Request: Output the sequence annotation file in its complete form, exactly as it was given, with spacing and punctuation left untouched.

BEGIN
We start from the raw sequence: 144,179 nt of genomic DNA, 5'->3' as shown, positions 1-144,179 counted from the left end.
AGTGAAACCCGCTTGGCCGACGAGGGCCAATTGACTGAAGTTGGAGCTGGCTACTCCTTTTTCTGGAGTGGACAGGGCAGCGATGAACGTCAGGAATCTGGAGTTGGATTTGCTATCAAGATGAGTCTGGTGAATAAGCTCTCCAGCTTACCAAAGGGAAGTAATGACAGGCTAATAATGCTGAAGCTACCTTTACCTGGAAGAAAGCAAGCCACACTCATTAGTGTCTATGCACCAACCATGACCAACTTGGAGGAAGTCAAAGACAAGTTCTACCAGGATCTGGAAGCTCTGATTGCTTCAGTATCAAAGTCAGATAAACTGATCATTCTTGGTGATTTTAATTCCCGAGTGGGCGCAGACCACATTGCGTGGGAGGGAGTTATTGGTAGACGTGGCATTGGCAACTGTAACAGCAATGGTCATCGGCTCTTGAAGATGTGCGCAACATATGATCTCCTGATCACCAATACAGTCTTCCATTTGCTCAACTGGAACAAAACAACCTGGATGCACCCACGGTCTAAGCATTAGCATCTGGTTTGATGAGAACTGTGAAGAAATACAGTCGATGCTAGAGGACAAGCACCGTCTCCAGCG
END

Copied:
We start from the raw sequence: 144,179 nt of genomic DNA, 5'->3' as shown, positions 1-144,179 counted from the left end.
AGTGAAACCCGCTTGGCCGACGAGGGCCAATTGACTGAAGTTGGAGCTGGCTACTCCTTTTTCTGGAGTGGACAGGGCAGCGATGAACGTCAGGAATCTGGAGTTGGATTTGCTATCAAGATGAGTCTGGTGAATAAGCTCTCCAGCTTACCAAAGGGAAGTAATGACAGGCTAATAATGCTGAAGCTACCTTTACCTGGAAGAAAGCAAGCCACACTCATTAGTGTCTATGCACCAACCATGACCAACTTGGAGGAAGTCAAAGACAAGTTCTACCAGGATCTGGAAGCTCTGATTGCTTCAGTATCAAAGTCAGATAAACTGATCATTCTTGGTGATTTTAATTCCCGAGTGGGCGCAGACCACATTGCGTGGGAGGGAGTTATTGGTAGACGTGGCATTGGCAACTGTAACAGCAATGGTCATCGGCTCTTGAAGATGTGCGCAACATATGATCTCCTGATCACCAATACAGTCTTCCATTTGCTCAACTGGAACAAAACAACCTGGATGCACCCACGGTCTAAGCATTAGCATCTGGTTTGATGAGAACTGTGAAGAAATACAGTCGATGCTAGAGGACAAGCACCGTCTCCAGCG